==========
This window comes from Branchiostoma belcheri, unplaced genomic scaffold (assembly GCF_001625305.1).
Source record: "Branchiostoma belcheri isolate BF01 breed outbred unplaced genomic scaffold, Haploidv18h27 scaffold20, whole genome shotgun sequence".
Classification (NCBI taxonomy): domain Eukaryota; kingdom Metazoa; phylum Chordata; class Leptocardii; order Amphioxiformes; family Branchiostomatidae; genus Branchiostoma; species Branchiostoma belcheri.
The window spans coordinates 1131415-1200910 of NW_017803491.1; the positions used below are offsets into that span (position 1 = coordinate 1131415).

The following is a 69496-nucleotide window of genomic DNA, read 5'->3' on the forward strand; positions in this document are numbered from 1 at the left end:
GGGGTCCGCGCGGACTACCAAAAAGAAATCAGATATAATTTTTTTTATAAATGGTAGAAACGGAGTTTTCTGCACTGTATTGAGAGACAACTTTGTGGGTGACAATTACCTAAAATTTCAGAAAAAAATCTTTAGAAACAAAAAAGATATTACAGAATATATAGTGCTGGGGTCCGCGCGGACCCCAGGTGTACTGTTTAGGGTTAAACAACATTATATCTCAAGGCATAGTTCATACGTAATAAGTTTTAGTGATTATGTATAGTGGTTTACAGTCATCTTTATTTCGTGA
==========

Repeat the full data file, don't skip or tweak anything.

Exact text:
This window comes from Branchiostoma belcheri, unplaced genomic scaffold (assembly GCF_001625305.1).
Source record: "Branchiostoma belcheri isolate BF01 breed outbred unplaced genomic scaffold, Haploidv18h27 scaffold20, whole genome shotgun sequence".
Classification (NCBI taxonomy): domain Eukaryota; kingdom Metazoa; phylum Chordata; class Leptocardii; order Amphioxiformes; family Branchiostomatidae; genus Branchiostoma; species Branchiostoma belcheri.
The window spans coordinates 1131415-1200910 of NW_017803491.1; the positions used below are offsets into that span (position 1 = coordinate 1131415).

The following is a 69496-nucleotide window of genomic DNA, read 5'->3' on the forward strand; positions in this document are numbered from 1 at the left end:
GGGGTCCGCGCGGACTACCAAAAAGAAATCAGATATAATTTTTTTTATAAATGGTAGAAACGGAGTTTTCTGCACTGTATTGAGAGACAACTTTGTGGGTGACAATTACCTAAAATTTCAGAAAAAAATCTTTAGAAACAAAAAAGATATTACAGAATATATAGTGCTGGGGTCCGCGCGGACCCCAGGTGTACTGTTTAGGGTTAAACAACATTATATCTCAAGGCATAGTTCATACGTAATAAGTTTTAGTGATTATGTATAGTGGTTTACAGTCATCTTTATTTCGTGA